The film is not without some challenges. Children of Sorrow has some pacing issues, starting off relatively slow and taking its time to build momentum. However, this deficiency is more than made up for by the strong acting, good story, and pivotal climactic ending. Children of Sorrow is a worthy film to indoctrinate found footage fans into the world of doomsday cults!
- Children of Sorrow (2012) – Written Review
- Children of Sorrow (2012) – Movie Page
- Children of Sorrow (2012) – Movie Trailer
- Streaming Availability (Jan. 2017): Amazon On Demand, Google Play, iTunes, , Microsoft Store, Playstation, Vudu
The Sacrament (2013) – Please Pass the Kool-Aid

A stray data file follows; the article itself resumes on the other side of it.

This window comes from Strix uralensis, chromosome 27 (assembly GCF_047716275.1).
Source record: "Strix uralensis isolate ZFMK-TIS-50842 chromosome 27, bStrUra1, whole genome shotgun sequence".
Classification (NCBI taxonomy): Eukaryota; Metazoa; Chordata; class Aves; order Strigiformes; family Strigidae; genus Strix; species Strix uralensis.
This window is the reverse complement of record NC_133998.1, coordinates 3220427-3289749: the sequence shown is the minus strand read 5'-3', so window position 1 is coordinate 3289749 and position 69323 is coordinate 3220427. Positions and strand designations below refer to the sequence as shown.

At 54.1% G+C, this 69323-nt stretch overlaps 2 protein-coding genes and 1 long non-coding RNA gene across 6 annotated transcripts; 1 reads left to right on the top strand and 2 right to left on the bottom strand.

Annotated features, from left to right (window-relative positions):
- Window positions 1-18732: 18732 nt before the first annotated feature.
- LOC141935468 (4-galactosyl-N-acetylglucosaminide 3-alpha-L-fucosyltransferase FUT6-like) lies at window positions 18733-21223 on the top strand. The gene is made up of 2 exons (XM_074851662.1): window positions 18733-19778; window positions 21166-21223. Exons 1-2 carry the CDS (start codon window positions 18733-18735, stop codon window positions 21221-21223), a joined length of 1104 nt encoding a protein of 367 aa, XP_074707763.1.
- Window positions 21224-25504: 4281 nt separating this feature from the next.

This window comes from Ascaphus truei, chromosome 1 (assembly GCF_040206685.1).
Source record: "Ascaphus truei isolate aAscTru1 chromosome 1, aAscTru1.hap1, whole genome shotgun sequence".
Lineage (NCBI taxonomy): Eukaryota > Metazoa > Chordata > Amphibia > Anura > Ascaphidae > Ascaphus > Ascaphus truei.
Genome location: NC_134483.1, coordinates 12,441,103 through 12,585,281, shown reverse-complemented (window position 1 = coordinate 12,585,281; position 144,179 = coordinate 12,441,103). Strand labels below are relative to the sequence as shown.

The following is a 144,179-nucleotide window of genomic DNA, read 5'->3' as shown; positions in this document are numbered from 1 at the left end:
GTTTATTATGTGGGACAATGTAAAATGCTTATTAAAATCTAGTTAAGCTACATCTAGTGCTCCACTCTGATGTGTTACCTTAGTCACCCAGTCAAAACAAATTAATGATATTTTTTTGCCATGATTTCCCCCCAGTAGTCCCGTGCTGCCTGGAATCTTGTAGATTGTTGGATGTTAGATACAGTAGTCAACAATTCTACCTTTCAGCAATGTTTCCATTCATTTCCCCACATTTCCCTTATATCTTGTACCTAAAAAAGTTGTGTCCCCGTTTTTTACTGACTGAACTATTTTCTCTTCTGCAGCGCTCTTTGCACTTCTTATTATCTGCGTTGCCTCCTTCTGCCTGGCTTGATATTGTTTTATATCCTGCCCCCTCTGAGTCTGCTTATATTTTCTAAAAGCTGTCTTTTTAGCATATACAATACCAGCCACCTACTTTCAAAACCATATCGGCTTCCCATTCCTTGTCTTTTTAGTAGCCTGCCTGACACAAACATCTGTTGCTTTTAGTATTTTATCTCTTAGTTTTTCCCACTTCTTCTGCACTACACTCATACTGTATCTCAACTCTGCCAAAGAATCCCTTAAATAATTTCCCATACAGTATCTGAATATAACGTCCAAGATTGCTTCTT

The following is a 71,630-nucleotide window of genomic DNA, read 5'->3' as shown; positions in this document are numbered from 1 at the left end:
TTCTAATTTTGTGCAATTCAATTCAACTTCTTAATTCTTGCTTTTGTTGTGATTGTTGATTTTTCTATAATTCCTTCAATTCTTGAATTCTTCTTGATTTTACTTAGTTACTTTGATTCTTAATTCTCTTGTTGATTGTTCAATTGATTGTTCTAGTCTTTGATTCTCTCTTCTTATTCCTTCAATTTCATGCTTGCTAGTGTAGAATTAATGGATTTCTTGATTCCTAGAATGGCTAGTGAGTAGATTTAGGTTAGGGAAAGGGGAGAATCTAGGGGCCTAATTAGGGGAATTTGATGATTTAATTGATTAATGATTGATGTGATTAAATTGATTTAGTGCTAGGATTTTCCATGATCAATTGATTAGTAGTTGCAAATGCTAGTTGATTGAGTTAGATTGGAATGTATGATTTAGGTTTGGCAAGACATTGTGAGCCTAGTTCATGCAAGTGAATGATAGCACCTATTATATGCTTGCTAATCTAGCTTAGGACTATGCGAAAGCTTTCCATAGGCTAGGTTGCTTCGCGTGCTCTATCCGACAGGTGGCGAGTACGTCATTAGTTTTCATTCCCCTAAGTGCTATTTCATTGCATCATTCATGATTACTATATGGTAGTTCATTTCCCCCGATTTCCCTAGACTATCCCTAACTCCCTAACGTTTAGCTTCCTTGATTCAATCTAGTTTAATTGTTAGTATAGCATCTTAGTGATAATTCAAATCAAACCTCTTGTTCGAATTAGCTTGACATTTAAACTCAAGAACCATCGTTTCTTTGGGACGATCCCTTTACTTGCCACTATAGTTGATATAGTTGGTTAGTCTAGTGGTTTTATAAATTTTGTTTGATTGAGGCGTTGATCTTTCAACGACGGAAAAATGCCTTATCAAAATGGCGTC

Break out the Kool-Aid—our next stop in cult lore is The Sacrament (2013), a found footage film written and directed by Ti West. The film is based on the real-life Jonestown cult massacre.
Similar to Children of Sorrow (2012), the protagonist (A.J. Bowen) visits a cult to check on the welfare of his sister from whom he received a cryptic letter. From here the two films diverge. In The Sacrament, the protagonist openly visits the cult as a news journalist looking to write a story on the closed and secretive community.
The plot of The Sacrament follows the real Jonestown story nearly beat-by-beat. As is now general knowledge, the phrase “Don’t Drink the Kool-Aid” owes its origin to Jonestown. Those readers familiar with the infamous story should have a good indication of how The Sacrament plays out.